Obviously splitting workouts like that is not really sensible for strength training or swimming – I’m not going to go to the gym four times a day to split up my weight training! Of course, this is where pacing up comes in. Start small, build up slowly.

As mentioned above re cycling, it is critical to follow the pacing principles at all times, even with walking. Where you start with any movement/exercise activity will depend on your current state of health and mobility. We are all different. Cost is not the only consideration here. Depending on where you are starting from, it may be wise to build up on free exercise, then only consider a membership of a gym once you are in a position to utilise that membership effectively. Alternatively, paying a regular membership may actually be motivation to use the facilities: you decide what works for you!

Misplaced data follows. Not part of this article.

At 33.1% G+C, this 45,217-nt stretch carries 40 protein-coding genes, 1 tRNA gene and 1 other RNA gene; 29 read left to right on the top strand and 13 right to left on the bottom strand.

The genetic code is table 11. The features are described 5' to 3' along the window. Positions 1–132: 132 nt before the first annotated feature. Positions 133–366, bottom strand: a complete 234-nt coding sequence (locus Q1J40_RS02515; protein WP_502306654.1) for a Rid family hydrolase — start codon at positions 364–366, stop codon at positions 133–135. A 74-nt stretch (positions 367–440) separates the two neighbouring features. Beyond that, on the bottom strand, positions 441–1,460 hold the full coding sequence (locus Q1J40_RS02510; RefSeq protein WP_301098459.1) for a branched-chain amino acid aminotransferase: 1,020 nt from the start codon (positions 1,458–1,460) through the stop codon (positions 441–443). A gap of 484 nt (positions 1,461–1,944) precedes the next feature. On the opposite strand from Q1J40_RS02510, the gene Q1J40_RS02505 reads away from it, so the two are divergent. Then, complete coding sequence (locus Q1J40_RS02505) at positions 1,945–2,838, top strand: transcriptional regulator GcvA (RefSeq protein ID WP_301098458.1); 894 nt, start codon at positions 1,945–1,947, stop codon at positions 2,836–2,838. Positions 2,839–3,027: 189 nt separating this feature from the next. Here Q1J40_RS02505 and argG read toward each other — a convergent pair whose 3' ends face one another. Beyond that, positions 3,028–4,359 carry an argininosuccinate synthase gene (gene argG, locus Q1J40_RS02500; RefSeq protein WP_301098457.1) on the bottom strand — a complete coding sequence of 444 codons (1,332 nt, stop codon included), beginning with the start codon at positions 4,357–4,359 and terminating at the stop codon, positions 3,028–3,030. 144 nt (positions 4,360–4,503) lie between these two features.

Adjusting Our Goals

When we use Movement As Medicine, we need to set goals: SMART goals. If you are new to the concept of SMART goals, click on this link “Make 2018 Your Year for SMART Goals” and catch up!

My current general goals are:

  • 7,500 steps a day, including active rest days
  • Weight training Tuesday, Thursday & Saturday
  • Swimming Wednesday & Sunday

I say general goals because within each of those, there are more specific goals, e.g. improve my walking pace to 10 minutes per kilometre, increase my leg press weight to 110 kilograms, swim 1,000 metres in a session.